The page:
5.After stating the brief facts in 3 to 7 paragraphs (there is no rule as to how many paragraphs, this explanation depends on the dispute and matter in hand, some cases may require lengthy paragraphs and some may not. There is no straight jacket formula for applying this rule.)

6.You should state in concise terms the facts and where the subordinate court had committed a jurisdictional error or had acted with illegality or immorality. This can be essentially under the head of grounds for filing the revision petition.

7.Under the grounds explain all of the reasons which led to the filing of the present revision petition. Provide the court with valid provisions applicable and where the Sub-Court had failed to use its powers or had no power but had used it which has caused injustice to the petitioner and if it’s a violation of natural justice principle or fair trial state that also.

8.If, in case it is difficult for you to find the grounds you can take a crux/ratio of a judgement and quote it as a ground. Like in the particular SC Case the Apex Court had held that this should be followed in these kinds of proceedings. The lower court has disregarded it. Thus, it is an irregularity and a case fit for revision.

9.State why the intervention of the higher court is necessary and explain briefly the consequences of non-intervention. Also state that it would be grave injustice caused to the petitioner if the court does not intervene.

10.State the next date of hearing and before which court the case is pending. Also attach a copy of your plaint/written statement, in case the Revisionary Court finds it important to look into the plaint/written statement to better understand the problem. The reason for providing a date is so that, if a stay order is granted, the court would definitely want to know when the next hearing is.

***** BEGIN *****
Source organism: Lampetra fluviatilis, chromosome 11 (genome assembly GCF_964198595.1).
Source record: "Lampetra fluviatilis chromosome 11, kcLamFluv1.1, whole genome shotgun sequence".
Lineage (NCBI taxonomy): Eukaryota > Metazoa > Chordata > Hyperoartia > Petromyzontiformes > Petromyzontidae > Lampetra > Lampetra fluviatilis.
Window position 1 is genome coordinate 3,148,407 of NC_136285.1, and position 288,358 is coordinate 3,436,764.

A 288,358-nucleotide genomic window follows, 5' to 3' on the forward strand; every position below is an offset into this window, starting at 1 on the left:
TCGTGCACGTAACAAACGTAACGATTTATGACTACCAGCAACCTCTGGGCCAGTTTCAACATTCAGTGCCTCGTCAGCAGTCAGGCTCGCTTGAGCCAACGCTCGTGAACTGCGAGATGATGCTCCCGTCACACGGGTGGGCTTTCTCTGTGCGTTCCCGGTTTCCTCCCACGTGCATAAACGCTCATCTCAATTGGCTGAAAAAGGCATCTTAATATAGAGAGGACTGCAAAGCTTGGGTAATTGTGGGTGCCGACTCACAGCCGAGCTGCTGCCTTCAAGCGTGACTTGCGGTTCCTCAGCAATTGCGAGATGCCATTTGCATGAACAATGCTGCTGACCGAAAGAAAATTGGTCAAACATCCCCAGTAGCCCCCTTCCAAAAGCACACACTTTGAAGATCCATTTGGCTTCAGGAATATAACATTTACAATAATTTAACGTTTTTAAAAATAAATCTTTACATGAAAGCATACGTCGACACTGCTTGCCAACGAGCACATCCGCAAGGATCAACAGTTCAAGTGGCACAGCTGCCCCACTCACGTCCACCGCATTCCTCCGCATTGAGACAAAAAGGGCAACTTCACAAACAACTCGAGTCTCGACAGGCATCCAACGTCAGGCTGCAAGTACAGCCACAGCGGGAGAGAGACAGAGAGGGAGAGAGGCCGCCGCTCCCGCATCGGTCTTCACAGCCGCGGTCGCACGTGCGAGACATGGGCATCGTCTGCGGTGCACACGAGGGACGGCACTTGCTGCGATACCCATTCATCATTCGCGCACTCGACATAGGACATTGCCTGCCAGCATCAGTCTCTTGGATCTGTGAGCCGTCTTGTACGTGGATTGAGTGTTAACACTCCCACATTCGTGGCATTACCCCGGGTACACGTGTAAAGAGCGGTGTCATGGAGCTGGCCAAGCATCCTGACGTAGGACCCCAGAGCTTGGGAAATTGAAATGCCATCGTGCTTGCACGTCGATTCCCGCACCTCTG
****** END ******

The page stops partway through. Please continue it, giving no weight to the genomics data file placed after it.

11.In the last paragraphs state that there is no appeal directly or indirectly to the High Court or to any other court subordinate to it.

12.Prayer should state the exact requirements or remedies which you seek from the court.

2 Replies to “How to draft a revision petition”

  1. by S A Anwar 6 months ago

    Useful

    1. by Advocate Tanwar 2 months ago

      thank you !

Leave a Reply

Your email address will not be published. Required fields are marked *

This field is required.

This field is required.

Disclaimer

The following disclaimer governs the use of this website (“Website”) and the services provided by the Law offices of Kr. Vivek Tanwar Advocate & Associates in accordance with the laws of India. By accessing or using this Website, you acknowledge and agree to the terms and conditions stated in this disclaimer.

The information provided on this Website is for general informational purposes only and should not be considered as legal advice or relied upon as such. The content of this Website is not intended to create, and receipt of it does not constitute, an attorney-client relationship between you and the Law Firm. Any reliance on the information provided on this Website is done at your own risk.

The Law Firm makes no representations or warranties of any kind, express or implied, regarding the accuracy, completeness, reliability, or suitability of the information contained on this Website.

The Law Firm disclaims all liability for any errors or omissions in the content of this Website or for any actions taken in reliance on the information provided herein. The information contained in this website, should not be construed as an act of solicitation of work or advertisement in any manner.